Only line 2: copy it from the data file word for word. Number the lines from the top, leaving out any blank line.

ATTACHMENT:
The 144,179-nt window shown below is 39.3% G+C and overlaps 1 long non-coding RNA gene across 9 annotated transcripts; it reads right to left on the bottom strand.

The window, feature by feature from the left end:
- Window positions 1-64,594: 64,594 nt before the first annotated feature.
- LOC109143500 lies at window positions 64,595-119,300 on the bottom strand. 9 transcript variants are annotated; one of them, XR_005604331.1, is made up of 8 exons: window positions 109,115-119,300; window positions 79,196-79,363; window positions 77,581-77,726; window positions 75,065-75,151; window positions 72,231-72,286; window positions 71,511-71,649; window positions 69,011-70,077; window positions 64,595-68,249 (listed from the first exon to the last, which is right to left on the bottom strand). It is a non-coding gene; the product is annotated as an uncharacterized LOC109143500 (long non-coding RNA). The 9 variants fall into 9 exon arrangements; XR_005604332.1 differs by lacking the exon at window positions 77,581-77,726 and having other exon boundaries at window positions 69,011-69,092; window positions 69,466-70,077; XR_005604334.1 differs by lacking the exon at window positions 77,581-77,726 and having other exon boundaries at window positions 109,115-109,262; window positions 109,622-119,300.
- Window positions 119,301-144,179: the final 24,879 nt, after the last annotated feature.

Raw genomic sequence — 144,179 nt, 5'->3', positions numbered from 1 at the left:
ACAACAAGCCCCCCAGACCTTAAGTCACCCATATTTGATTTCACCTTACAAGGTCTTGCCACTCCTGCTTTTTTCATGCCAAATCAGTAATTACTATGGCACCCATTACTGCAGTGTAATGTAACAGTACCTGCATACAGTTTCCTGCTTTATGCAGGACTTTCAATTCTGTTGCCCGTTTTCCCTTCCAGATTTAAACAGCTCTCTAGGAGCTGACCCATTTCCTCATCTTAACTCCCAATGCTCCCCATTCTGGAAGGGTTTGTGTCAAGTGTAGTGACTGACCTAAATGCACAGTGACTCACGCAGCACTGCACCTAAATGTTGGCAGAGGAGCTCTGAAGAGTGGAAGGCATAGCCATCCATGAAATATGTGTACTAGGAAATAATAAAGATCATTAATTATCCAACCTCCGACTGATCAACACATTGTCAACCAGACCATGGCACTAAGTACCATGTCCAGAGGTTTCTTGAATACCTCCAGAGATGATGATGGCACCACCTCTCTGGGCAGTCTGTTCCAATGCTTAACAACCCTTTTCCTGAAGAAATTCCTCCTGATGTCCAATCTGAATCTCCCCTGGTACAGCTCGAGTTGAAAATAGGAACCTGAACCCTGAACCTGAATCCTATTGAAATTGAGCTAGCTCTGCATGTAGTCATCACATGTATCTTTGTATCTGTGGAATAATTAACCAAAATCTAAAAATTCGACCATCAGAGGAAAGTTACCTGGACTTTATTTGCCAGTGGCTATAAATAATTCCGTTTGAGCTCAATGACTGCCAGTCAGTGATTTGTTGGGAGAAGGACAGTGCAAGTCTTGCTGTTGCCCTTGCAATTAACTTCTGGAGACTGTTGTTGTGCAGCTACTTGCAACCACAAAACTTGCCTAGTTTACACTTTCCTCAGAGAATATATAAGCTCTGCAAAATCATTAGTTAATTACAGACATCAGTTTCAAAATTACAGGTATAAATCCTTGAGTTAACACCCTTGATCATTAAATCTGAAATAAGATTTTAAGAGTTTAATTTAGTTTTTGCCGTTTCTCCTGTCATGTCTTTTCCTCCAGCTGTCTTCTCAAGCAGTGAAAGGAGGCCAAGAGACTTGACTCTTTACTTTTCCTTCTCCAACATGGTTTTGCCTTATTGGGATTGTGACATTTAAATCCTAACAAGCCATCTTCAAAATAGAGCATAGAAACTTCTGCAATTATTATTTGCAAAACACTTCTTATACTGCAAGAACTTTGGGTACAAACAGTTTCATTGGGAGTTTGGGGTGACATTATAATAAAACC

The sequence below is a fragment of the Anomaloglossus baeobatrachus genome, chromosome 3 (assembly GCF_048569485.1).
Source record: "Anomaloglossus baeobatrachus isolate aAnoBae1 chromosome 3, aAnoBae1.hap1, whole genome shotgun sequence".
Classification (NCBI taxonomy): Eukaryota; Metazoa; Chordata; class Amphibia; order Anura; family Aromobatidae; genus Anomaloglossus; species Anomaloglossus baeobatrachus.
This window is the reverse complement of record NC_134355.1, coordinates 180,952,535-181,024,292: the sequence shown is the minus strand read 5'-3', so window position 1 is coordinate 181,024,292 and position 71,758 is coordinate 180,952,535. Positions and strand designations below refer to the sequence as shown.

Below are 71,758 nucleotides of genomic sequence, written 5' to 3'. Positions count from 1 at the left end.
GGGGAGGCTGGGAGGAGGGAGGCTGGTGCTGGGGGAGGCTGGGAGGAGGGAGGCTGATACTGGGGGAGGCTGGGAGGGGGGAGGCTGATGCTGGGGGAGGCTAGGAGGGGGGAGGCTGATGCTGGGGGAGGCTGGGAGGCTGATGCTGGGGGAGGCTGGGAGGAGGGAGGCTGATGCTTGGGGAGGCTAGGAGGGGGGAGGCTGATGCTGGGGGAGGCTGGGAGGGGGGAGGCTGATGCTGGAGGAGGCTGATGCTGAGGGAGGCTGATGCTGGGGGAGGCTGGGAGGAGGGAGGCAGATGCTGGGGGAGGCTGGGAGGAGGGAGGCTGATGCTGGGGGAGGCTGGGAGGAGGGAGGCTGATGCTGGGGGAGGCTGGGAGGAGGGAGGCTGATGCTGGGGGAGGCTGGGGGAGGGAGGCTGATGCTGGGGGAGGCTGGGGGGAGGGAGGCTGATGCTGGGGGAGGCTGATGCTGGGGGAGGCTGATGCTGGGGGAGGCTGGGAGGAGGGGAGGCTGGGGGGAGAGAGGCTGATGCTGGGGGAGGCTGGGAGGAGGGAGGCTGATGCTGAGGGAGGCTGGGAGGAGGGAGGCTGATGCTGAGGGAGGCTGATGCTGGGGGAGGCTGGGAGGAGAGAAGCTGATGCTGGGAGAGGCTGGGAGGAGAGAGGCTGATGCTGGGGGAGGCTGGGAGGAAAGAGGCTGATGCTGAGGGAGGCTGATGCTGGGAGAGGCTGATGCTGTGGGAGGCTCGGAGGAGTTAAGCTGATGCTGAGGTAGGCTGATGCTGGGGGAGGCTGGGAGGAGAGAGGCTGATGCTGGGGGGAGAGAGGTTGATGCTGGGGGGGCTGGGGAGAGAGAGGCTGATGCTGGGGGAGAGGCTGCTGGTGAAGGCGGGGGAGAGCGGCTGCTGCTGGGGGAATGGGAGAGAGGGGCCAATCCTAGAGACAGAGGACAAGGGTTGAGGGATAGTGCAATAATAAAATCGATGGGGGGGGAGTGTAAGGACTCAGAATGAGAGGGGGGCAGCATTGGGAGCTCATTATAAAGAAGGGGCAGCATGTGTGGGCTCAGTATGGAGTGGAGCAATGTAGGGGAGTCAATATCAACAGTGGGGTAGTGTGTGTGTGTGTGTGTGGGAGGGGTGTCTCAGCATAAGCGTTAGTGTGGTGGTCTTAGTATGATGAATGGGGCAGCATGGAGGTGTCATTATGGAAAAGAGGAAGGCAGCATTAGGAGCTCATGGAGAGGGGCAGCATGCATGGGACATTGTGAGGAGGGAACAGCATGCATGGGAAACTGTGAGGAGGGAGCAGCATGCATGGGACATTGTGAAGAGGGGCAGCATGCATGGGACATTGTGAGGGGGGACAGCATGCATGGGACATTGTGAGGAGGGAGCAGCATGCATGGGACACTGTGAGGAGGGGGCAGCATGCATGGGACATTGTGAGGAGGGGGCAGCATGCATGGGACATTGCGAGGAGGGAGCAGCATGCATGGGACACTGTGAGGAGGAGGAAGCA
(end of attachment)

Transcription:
The window, feature by feature from the left end: